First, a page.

Recreational cannabis has been legal in Maryland since July 2023, but that doesn’t mean there still aren’t significant challenges for retailers and cannabis entrepreneurs.

From left, Jacquie Cohen Roth (CannabizMD), Dorothy Kolb (Planet Earth CFO Advisory), Christina Betancourt Johnson (Standard Wellness Maryland) and Leah Heise (Gemini Twin Consulting) spoke at the Maryland Cannabis Industry Symposium in February. (Photo: Derrick L. Davis Photography)

Industry experts addressed the current retail landscape in February during the Maryland Cannabis Industry Symposium in Lanham. The event was hosted by CannabizMD, a cannabis science, education and policy consulting business that supports the growth of Maryland’s emerging cannabis industry.

“Cannabis is much more complex and different from most other industries,” acknowledged Tahir Johnson, director of Social Equity and Inclusion for the national Marijuana Policy Project. “It’s highly regulated and highly competitive, and understanding the rules makes a big difference.”

Johnson emphasized the importance of education, credentials, and advocacy in a newly legal industry that is constantly changing.

He also emphasized the responsibility that cannabis entrepreneurs have inherited.

“It’s an opportunity to take something used to criminalize people and turn it into restorative justice through entrepreneurs who are now returning money to communities and offering good paying jobs to people who need them,” Johnson said.

Equity issues

Maryland held lottery drawings for its first round of new social equity cannabis licensing on March 14, aimed at businesses that are at least 65% owned by one or more qualified social equity applicants.

Although the program is aimed at leveling the playing field for disadvantaged and minority cannabis business owners, “It’s going to be harder for these applicants to ramp up in time because there’s already existing competition in the market,” said Venroy July, a partner with the Detroit-based Dickinson Wright law firm.

Michael McQueeny, a partner in the Foley Hoag law firm, noted that Section 280E of the Internal Revenue Code prohibits a costs of goods deduction from gross income associated with Schedule 1 substances, effectively pushing the tax rate to 70% or more unless businesses find a reporting workaround.

“Most of the opportunities for social equity justice are on the retail side, and they are going to get crushed the most under 280E,” he said.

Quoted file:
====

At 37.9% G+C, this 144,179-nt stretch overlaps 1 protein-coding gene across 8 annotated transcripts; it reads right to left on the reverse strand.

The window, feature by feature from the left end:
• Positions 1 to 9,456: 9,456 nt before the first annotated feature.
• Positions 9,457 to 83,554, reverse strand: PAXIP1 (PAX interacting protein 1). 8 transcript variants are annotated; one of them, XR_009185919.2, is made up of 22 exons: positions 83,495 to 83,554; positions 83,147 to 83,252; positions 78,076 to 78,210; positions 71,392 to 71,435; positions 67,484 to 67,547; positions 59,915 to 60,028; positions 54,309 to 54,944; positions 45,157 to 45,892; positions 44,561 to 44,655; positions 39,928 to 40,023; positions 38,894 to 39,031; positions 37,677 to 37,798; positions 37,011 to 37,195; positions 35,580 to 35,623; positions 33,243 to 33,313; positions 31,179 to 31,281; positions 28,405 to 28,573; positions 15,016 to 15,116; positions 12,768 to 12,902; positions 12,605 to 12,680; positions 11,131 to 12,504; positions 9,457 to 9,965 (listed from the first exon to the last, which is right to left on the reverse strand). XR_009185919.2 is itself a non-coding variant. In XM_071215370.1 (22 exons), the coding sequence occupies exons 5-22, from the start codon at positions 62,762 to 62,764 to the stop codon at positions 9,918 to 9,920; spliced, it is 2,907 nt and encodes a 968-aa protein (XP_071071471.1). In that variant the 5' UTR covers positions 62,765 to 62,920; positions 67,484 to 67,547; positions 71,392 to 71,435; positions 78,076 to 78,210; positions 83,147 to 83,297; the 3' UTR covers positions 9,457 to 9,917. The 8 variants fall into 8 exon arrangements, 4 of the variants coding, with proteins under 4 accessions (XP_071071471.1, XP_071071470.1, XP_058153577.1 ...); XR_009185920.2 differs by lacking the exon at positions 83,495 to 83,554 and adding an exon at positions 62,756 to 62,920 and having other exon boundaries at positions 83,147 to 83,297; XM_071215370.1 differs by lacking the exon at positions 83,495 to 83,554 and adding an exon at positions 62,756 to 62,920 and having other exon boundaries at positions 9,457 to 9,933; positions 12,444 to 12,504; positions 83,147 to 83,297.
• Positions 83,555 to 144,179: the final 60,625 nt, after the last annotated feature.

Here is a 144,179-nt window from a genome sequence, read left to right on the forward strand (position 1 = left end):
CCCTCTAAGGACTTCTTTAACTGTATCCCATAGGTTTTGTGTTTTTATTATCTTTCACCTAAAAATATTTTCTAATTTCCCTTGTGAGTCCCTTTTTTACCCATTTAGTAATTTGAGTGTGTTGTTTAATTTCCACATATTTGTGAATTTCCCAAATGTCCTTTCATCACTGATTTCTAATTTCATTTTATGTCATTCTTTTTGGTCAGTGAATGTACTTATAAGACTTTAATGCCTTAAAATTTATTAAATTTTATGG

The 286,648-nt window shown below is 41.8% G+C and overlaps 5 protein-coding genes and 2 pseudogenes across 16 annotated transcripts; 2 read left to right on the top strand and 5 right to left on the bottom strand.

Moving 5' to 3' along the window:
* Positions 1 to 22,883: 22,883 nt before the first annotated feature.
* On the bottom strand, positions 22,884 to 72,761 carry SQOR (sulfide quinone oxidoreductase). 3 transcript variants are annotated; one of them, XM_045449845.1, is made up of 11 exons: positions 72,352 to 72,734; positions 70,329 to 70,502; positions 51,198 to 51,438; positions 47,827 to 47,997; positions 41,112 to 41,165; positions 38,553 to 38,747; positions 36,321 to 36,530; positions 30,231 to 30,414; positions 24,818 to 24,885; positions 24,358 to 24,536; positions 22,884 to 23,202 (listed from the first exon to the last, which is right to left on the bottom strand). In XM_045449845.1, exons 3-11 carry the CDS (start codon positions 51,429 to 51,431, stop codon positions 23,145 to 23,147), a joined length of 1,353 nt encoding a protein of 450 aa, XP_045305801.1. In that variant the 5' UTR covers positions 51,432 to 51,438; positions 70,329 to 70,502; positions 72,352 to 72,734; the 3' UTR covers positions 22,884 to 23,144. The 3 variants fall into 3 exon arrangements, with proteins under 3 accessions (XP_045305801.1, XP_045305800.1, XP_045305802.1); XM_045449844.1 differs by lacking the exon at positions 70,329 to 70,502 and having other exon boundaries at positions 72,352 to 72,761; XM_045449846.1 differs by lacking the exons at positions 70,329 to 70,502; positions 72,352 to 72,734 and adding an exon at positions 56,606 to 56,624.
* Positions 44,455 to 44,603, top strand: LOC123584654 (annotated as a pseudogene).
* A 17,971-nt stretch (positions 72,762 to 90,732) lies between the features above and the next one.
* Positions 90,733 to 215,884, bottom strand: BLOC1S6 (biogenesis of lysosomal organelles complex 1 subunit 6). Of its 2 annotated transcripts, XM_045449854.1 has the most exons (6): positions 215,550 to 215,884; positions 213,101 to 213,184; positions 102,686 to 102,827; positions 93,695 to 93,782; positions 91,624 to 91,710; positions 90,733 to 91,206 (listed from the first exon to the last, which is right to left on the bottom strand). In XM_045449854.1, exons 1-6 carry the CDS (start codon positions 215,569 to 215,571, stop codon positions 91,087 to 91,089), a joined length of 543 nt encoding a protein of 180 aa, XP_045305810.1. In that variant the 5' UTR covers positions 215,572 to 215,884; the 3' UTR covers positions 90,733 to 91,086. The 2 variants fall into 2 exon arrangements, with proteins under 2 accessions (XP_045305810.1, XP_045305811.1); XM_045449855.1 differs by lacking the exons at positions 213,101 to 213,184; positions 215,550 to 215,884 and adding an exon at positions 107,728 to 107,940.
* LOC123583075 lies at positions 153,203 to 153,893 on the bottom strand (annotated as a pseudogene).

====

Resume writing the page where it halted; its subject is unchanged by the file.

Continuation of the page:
It’s still possible that the Biden administration could reschedule cannabis from Schedule 1, defined as drugs with no accepted medical use and high potential for abuse, to a Schedule 3 drug with a moderate to low potential for physical and psychological dependence, or deschedule it altogether. Both options sound beneficial, but neither is painless.

“There will be litigation from opponents … and the delay would be months or years until rescheduling took effect,” said Jonathan Wachs, founder of Offit Kurman’s Cannabis Law Group.

Descheduling could also have some unintended consequences.

“If it’s federally legal overnight, the borders come down and outdoor-grown California cannabis comes in at a substantially lower price, which could threaten Eastern and Northeastern cultivators,” McQueeny said. “Theoretically, Schedule 3 keeps up those borders. If we don’t do things thoughtfully, it could hurt a lot of businesses that are building with these infrastructures in mind.”

In terms of advocacy, Offit Kurman represents growers, processors, dispensaries, testing companies, landlords, lenders, and software companies, and helps with applications, business transactions, compliance, networking and education.

“We’ve also been doing a lot of webinars and update people in developments in our program space through blogs,” Wachs said.

Financing hurdles

Cannabis is still federally illegal, which makes it difficult for entrepreneurs in the industry to get loans or even find banking partners willing to open an account for them.

“I don’t even touch product and work on the advocacy side, and banks still don’t want to work with me,” said Jacquie Cohen Roth, founder and CEO of CannabizMD.

The list of cannabis-friendly banks in Maryland is fairly small, she said, and includes Severn Savings Bank, CFG Bank, Bulldog Federal Credit Union and Nymeo Federal Credit Union.

With so few options available, it’s easy for cannabis businesses to fall prey to predatory lending practices.

“It’s difficult to execute on high interest rate loans and make payments, and it’s detrimental to the businesses,” July said, adding that cannabis business owners should also be wary of potential partners offering to fund them. “It will likely be impossible to meet financial covenants in the timeline provided because you might not even be operational by then.”

Leah Heise, founder and president of Gemini Twin Consulting, cautioned that even some well known funds offer egregious terms hidden inside of documentation that could result in signing away control of a business without explicitly spelling out those terms.

“Red flags are people coming after you aggressively,” she said. “You have to have an attorney go through contracts, and ask for proof of funds. We’re seeing a real ramp up in predatory practices.”

Startups frequently have a desire to bootstrap, said Dorothy Kolb, founder and CEO of Planet Earth CFO Advisory, but cannabis is incredibly expensive and there are challenges at every level, particularly when it comes to community acceptance.

“I’ve seen companies spend millions on litigation just to be in a location that the Zoning Board says they’re allowed to be in,” Kolb said. “You’re probably going to need a lot more money than you think.”